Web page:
IHR Institute for Human Reproduction
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Endometrial Receptivity Analysis (ERA)

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You may have seen Dr. Tur-Kaspa on Good Morning America or in National Geographic’s 2019 special edition on personalized medicine. That is because at IHR were one of the first to use the endometrial receptivity analysis test routinely in the United States. The ERA test evaluates the status of the woman’s endometrial receptivity to prevent implantation failure

We at IHR always tried to give any woman the best chance to conceive from the first trial. We therefore emphasize obtaining good quality embryos, and especially when possible, to perform preimplantation genetic diagnosis (PGT) to be able to transfer a chromosomally normal embryo. At the same time, we evaluated very carefully the ‘baby house’, meaning the uterine cavity, before any transfer. 

The endometrium is a tissue lining the interior of the uterus where the embryo implants and resides during pregnancy. Each month the endometrium prepares for the arrival of an embryo. When this does not occur, menstruation begins. While we used 3D imaging and ultrasound measurements of the uterine lining (Endometrium) thickness, there are still a group of women who experience repeated implantation failures. 

A group from Spain (lead by Dr. Carlos Simon; now the commercial test is performed by a company name IGENOMIX) investigated gene activation profile during the ‘window of implantation’, meaning at the specific 12-24 hours when the uterus is receptive and embryo may implant (published first in 2012-2014).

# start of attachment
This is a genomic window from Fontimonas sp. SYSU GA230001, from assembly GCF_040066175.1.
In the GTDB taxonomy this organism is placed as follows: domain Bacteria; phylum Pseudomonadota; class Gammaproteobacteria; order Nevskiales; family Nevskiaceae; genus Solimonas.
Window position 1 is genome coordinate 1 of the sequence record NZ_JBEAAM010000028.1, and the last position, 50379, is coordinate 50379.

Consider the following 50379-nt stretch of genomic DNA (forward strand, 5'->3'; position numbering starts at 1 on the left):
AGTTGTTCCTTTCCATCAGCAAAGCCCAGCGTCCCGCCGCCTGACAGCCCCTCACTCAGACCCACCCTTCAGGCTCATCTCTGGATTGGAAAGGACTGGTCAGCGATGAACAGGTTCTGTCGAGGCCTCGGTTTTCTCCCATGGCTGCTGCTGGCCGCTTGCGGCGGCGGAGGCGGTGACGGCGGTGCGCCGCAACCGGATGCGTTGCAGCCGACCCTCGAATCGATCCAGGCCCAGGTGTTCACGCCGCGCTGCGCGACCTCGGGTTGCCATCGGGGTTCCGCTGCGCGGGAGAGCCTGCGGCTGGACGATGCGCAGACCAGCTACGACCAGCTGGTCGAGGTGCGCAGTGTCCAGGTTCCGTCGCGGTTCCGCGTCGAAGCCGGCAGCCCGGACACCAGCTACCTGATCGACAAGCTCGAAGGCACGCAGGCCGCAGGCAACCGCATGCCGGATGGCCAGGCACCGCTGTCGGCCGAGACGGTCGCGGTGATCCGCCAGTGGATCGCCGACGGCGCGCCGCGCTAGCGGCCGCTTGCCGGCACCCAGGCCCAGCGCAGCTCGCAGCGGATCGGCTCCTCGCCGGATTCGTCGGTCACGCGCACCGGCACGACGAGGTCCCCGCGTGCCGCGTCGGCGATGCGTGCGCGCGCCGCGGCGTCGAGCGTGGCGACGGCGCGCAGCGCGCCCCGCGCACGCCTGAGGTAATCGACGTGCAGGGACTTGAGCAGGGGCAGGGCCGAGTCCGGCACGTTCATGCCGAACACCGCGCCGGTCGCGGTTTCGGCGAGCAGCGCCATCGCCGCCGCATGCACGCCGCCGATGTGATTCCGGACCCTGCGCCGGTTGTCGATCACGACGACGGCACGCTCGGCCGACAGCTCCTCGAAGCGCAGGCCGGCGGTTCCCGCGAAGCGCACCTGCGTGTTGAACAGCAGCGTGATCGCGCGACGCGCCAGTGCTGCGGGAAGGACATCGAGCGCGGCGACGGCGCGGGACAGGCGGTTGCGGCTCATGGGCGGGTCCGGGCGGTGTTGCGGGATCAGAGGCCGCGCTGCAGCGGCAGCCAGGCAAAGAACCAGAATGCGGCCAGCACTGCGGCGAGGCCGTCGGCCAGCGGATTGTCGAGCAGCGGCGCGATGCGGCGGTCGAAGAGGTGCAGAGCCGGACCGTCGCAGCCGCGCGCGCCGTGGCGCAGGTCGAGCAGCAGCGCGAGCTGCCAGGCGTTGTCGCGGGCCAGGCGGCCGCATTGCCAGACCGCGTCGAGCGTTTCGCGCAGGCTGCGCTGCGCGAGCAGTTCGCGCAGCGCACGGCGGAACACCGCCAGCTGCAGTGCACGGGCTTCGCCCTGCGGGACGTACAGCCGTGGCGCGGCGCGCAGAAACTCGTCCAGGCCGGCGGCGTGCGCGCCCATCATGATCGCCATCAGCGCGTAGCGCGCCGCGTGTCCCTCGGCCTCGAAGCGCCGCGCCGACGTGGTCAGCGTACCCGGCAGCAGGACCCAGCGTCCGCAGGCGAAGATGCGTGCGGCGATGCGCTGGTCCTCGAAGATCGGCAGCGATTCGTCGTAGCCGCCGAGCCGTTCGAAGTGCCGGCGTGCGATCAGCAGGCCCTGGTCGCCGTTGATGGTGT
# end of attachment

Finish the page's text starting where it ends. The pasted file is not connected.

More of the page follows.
The ERA test uses a small sample of endometrial tissue to find the best day for transferring the embryo. The biopsy is easily and quickly sampled and the results will determine if the endometrium is receptive or not at the time of sampling. The ERA test analyzes the expression levels of 248 genes linked to the status of endometrial receptivity, using RNA sequencing taken from the endometrial tissue. The goal of this test is to find a personalized Window of Implantation to allow for a personalized embryo transfer (pET), optimizing the best time to transfer the embryo and therefore increasing the chance to conceive. 

Interim data analysis of a prospective randomized trial, presented in 2016, demonstrated a significant 24% increase in pregnancy rate with pET. When performing the embryo transfer in a personalized way, the chances of getting pregnant are increased after the assisted reproduction treatment. In other studies, the ERA test has resulted in a 73% pregnancy rate in patients with implantation failure.

The uterus needs to be exposed first to 10-14 days of estrogen, and then additionally to progesterone, in order to be ready for embryo implanting = to be receptive. With CB - with our personalized Embryo Transfer (pET) approach, we discovered that she personally needed 2 extra days of progesterone treatment in order for her uterus to be ‘receptive’. We adopted her hormonal treatment according to the ERA test results, she conceived and delivered a healthy son. 

For many years, infertility specialists used to investigate ‘implantation failure’ only after at least 2-3 failed embryo transfers. The lack of synchronization between the embryo ready to be implanted and endometrial receptivity is one of the causes of recurrent implantation failure. This is why it is imperative to assess the endometrium in order to determine the optimal day for embryo transfer.

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